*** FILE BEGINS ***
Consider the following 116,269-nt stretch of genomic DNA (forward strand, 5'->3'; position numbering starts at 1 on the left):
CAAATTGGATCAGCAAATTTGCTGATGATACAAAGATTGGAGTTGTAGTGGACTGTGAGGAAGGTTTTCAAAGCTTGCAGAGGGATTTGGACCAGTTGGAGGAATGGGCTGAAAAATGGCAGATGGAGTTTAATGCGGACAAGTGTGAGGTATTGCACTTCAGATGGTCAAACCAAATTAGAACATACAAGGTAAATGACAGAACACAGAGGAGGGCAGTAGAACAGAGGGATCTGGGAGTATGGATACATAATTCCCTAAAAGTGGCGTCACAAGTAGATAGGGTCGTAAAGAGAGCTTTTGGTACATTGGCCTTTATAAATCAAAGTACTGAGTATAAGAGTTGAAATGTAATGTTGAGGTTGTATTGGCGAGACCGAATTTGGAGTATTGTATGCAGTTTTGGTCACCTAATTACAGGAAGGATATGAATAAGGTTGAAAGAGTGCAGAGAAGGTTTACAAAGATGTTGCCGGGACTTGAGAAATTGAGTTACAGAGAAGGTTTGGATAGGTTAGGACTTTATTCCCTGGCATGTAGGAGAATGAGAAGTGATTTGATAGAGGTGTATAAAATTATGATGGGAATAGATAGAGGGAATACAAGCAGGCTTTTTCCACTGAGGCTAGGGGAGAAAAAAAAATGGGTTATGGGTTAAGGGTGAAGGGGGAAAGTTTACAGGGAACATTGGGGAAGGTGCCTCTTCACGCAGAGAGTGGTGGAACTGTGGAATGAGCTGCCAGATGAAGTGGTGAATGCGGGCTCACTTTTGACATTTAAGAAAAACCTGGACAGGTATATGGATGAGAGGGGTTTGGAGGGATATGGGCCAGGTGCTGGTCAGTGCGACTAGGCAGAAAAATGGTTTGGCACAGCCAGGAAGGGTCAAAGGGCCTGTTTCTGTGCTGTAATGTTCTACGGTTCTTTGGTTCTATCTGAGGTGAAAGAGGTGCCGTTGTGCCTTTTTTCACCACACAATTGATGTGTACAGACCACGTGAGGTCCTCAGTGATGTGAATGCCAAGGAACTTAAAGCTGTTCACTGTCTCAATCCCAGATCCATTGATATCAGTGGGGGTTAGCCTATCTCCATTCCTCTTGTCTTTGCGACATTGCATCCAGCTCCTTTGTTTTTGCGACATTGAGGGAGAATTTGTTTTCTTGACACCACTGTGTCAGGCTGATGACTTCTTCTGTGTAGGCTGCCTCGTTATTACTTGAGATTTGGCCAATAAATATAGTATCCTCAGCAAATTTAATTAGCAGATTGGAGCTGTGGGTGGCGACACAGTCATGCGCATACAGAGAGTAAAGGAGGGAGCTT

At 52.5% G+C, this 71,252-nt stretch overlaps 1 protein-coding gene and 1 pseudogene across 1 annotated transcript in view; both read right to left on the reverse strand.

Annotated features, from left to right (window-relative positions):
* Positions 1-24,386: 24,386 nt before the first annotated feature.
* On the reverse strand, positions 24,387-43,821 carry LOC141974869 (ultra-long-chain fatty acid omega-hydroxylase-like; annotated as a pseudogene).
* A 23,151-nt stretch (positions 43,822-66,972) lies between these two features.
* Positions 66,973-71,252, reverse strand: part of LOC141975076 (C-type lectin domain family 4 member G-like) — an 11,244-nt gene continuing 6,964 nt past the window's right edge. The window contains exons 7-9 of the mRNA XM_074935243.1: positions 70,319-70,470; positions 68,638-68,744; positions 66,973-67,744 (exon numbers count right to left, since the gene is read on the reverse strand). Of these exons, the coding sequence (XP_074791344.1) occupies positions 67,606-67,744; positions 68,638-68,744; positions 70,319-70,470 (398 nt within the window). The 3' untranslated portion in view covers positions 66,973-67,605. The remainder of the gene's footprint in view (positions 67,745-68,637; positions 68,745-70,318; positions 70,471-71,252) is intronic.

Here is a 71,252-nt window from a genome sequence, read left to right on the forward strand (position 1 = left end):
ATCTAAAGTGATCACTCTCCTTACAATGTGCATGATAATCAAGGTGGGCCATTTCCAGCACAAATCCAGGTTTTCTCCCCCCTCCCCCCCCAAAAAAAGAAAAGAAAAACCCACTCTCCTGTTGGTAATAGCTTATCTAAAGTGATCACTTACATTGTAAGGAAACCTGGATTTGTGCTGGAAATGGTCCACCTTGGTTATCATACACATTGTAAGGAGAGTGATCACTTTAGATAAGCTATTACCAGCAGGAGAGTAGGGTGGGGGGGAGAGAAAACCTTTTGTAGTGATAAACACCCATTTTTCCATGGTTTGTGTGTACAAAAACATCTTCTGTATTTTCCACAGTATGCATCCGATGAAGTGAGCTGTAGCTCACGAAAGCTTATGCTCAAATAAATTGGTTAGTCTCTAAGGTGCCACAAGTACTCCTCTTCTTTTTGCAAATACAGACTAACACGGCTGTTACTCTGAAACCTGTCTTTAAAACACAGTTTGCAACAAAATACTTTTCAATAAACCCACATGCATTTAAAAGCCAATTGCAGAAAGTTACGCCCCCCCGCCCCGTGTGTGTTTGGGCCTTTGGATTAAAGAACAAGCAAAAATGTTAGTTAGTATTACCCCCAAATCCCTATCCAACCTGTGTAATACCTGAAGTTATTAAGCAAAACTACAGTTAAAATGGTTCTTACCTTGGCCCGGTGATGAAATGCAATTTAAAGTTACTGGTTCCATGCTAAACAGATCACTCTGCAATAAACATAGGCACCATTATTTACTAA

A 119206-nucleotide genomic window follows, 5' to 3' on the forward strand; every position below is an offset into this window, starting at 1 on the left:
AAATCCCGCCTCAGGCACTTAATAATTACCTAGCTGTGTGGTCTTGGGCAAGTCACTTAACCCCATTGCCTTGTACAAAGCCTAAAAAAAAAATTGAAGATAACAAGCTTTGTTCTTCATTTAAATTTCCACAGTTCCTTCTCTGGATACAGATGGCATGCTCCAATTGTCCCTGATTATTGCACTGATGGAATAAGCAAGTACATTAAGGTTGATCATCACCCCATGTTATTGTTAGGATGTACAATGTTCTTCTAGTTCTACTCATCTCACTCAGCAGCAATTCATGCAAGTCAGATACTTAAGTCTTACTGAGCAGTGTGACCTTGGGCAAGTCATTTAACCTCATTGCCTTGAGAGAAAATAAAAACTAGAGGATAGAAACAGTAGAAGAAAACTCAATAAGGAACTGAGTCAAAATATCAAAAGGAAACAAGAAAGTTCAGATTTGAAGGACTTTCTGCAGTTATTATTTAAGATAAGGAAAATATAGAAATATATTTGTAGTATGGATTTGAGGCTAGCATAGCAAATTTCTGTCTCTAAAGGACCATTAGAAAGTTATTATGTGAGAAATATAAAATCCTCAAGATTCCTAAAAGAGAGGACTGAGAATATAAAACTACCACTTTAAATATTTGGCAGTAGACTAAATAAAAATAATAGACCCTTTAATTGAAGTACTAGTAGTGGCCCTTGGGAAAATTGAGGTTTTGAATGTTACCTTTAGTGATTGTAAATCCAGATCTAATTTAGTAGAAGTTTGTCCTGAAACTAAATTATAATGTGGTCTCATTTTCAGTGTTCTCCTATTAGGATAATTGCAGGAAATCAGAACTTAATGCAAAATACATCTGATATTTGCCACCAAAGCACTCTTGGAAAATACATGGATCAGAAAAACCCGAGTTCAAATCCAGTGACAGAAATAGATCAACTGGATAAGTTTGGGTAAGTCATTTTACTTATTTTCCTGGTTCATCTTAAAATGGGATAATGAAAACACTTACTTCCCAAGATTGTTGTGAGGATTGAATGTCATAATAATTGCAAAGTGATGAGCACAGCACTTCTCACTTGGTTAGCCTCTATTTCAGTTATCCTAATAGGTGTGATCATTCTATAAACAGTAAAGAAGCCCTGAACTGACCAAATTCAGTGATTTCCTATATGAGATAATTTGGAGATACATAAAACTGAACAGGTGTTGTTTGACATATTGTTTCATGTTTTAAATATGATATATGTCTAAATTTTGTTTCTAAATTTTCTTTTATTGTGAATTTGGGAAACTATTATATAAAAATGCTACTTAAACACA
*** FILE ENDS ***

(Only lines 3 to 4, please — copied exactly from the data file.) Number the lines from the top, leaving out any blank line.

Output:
At 52.5% G+C, this 71,252-nt stretch overlaps 1 protein-coding gene and 1 pseudogene across 1 annotated transcript in view; both read right to left on the reverse strand.

Annotated features, from left to right (window-relative positions):